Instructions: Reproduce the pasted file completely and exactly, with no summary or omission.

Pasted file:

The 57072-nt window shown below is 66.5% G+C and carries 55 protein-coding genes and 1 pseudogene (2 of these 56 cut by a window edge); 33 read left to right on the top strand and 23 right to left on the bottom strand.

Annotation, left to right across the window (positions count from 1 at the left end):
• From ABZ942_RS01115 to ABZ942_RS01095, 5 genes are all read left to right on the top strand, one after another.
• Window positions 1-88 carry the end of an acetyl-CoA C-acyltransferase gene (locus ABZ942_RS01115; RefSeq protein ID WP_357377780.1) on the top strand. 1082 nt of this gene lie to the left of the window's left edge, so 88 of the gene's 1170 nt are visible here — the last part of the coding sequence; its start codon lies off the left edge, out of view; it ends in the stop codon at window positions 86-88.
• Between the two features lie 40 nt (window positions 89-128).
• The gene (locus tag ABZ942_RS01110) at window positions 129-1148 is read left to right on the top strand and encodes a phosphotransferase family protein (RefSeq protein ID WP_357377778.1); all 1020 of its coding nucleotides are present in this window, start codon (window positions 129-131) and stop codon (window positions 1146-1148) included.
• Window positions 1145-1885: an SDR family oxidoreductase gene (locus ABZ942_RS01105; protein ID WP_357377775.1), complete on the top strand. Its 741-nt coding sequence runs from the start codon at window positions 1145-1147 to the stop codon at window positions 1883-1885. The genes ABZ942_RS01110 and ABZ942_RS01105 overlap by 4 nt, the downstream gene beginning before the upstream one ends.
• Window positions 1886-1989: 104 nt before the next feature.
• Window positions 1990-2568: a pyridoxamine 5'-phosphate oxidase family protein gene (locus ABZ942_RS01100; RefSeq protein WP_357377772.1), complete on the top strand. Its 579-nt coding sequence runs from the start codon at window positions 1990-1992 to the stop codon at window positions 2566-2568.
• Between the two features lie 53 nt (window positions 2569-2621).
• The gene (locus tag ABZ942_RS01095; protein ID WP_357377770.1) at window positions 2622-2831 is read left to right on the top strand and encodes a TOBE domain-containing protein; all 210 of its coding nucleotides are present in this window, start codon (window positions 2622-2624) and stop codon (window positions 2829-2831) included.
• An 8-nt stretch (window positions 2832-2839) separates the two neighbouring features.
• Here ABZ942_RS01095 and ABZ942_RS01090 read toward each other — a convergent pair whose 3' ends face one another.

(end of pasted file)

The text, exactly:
The 57072-nt window shown below is 66.5% G+C and carries 55 protein-coding genes and 1 pseudogene (2 of these 56 cut by a window edge); 33 read left to right on the top strand and 23 right to left on the bottom strand.

Annotation, left to right across the window (positions count from 1 at the left end):
• From ABZ942_RS01115 to ABZ942_RS01095, 5 genes are all read left to right on the top strand, one after another.
• Window positions 1-88 carry the end of an acetyl-CoA C-acyltransferase gene (locus ABZ942_RS01115; RefSeq protein ID WP_357377780.1) on the top strand. 1082 nt of this gene lie to the left of the window's left edge, so 88 of the gene's 1170 nt are visible here — the last part of the coding sequence; its start codon lies off the left edge, out of view; it ends in the stop codon at window positions 86-88.
• Between the two features lie 40 nt (window positions 89-128).
• The gene (locus tag ABZ942_RS01110) at window positions 129-1148 is read left to right on the top strand and encodes a phosphotransferase family protein (RefSeq protein ID WP_357377778.1); all 1020 of its coding nucleotides are present in this window, start codon (window positions 129-131) and stop codon (window positions 1146-1148) included.
• Window positions 1145-1885: an SDR family oxidoreductase gene (locus ABZ942_RS01105; protein ID WP_357377775.1), complete on the top strand. Its 741-nt coding sequence runs from the start codon at window positions 1145-1147 to the stop codon at window positions 1883-1885. The genes ABZ942_RS01110 and ABZ942_RS01105 overlap by 4 nt, the downstream gene beginning before the upstream one ends.
• Window positions 1886-1989: 104 nt before the next feature.
• Window positions 1990-2568: a pyridoxamine 5'-phosphate oxidase family protein gene (locus ABZ942_RS01100; RefSeq protein WP_357377772.1), complete on the top strand. Its 579-nt coding sequence runs from the start codon at window positions 1990-1992 to the stop codon at window positions 2566-2568.
• Between the two features lie 53 nt (window positions 2569-2621).
• The gene (locus tag ABZ942_RS01095; protein ID WP_357377770.1) at window positions 2622-2831 is read left to right on the top strand and encodes a TOBE domain-containing protein; all 210 of its coding nucleotides are present in this window, start codon (window positions 2622-2624) and stop codon (window positions 2829-2831) included.
• An 8-nt stretch (window positions 2832-2839) separates the two neighbouring features.
• Here ABZ942_RS01095 and ABZ942_RS01090 read toward each other — a convergent pair whose 3' ends face one another.